6. An antenna as defined by claim 1 comprising conductors applied to the window adjacent and parallel to the upright leg of the T-shaped branch and connected to the U-shaped branch near said terminal.
7. An AM-FM radio antenna for a radio receiver mounted in a vehicle having an opening defined by a metallic frame for a window, such as a windshield, comprising a window mounted in said frame, and fine wire conductors applied to the window as a T-shaped branch and a generally U-shaped branch, the conductor constituting said U-shaped branch being spaced a short distance from said frame and said T-shaped branch including a first conductor connected at one end to a central point of the U-shaped branch and extending transversely across the window and a second conductor connected centrally thereof to the other end of said first conductor and extending generally parallel to the frame at a short distance therefrom.
8. An antenna as defined in claim 7 wherein the feedline for the radio receiver is connected to said central point of the U-shaped branch.
9. An antenna as defined by claim 8 wherein said branches are separately phase-tuned for FM band frequency signals at the point of connection of the two branches.
10. An antenna as defined by claim 7 comprising a terminal on the window connecting said branches at said central point.
11. An antenna as defined by claim 7 which is phase tuned for reception by the radio receiver of FM band frequency signals.
12. An antenna as defined by claim 7 wherein the difference in the phase angles of the voltages of the FM band frequency signals induced in said branches from a given signal source at any selected angle of rotation of the window relative to said source about a vertical axis is less than whereby said voltages are additive at said central point in all such rotative positions of the window.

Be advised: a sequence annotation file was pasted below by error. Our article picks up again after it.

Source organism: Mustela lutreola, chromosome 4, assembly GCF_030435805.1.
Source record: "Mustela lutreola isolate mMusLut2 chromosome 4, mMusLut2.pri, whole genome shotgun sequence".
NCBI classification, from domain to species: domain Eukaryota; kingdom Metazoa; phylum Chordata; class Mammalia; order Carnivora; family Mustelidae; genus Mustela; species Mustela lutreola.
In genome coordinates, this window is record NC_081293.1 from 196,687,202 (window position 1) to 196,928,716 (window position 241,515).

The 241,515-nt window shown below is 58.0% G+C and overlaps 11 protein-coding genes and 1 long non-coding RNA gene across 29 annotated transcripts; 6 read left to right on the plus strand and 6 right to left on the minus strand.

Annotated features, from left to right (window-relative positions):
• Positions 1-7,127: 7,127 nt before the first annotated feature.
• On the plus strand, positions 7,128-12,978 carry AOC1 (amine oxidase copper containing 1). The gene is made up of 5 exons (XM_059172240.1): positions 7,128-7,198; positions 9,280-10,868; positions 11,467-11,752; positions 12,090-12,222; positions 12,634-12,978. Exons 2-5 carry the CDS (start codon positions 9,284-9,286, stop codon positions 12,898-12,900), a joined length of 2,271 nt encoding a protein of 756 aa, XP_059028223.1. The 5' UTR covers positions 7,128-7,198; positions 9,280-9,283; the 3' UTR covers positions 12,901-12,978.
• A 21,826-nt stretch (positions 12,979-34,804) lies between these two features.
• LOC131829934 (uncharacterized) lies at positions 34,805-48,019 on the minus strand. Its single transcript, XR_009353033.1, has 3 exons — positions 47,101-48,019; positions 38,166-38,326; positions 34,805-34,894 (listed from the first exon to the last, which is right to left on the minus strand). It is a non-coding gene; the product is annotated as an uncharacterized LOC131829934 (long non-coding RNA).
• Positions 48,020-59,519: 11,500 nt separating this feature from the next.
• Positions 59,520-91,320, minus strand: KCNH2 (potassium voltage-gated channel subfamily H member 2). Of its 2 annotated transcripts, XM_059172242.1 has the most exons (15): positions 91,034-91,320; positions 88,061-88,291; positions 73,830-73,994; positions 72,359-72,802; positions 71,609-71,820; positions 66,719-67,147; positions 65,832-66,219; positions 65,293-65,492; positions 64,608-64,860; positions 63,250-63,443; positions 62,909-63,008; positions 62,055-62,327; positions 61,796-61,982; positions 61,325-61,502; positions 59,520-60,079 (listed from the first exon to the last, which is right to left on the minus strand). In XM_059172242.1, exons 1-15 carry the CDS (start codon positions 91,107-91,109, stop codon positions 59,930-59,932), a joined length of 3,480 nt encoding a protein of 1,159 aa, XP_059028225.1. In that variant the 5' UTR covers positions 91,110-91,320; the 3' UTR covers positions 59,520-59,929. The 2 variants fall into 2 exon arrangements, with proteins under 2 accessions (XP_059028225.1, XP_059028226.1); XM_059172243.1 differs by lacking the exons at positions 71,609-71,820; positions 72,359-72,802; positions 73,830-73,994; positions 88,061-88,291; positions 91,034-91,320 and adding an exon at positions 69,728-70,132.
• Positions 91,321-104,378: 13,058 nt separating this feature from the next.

13. An AM-FM windshield antenna comprising a transparent window, a T-shaped conductor applied to the window with the vertical bar thereof adjacent the middle of the window and the horizontal bar thereof adjacent the upper edge of the window, a U-shaped conductor applied to the window, said U-shaped conductor extending adjacent the lower edge of the window and at least part-way up the side edges of the window adjacent those side edges, and conductive means connecting the vertical bar of the T-shaped conductor near its lower end and the U-shaped conductor together to a common terminal.
14. A method for determining the layout of an AM-FM broadband radio antenna comprising fine wire conductors applied to the window of a vehicle for use with a radio and feedline therefor mounted on the vehicle which comprises applying to the window conductors forming a U-shaped branch following the peripheral shape of and spaced a short distance from a metallic frame embracing the periphery of the window and a T-shaped branch within the U-shaped branch, the base of said T-shaped branch being connected at a common terminal to the center of the U-shaped branch and said feedline, and the crossbar of the T-shaped branch being generally parallel to and spaced a short distance from an adjacent part of said frame, varying the length of said conductors to phase tune the connected branches for reception of an AM band frequency signal, thereafter varying the length of the conductors to phase tune each said branch separately for reception of an FM band frequency signal, and finally further varying the length of the conductors to phase tune the connected branches to phase tune the same for reception of an FM band frequency signal.
15. The method as defined in claim 14 wherein the T-shaped branch is separately phase tuned to supply a signal which exceeds that supplied by the U-shaped branch as separately phase tuned- 16. The method as defined in claim 14 wherein the final tuning of the connected branches is such that the signal output of the combined branches has more uniform directivity than the signal developed separately by the T-shaped branch.
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|U.S. Classification||343/713, 343/893, 29/593|
|International Classification||H01Q1/32, B60J1/02, H01Q5/00, H01Q1/12|
|Cooperative Classification||H01Q1/1271, B60J1/02|
|European Classification||B60J1/02, H01Q1/12G|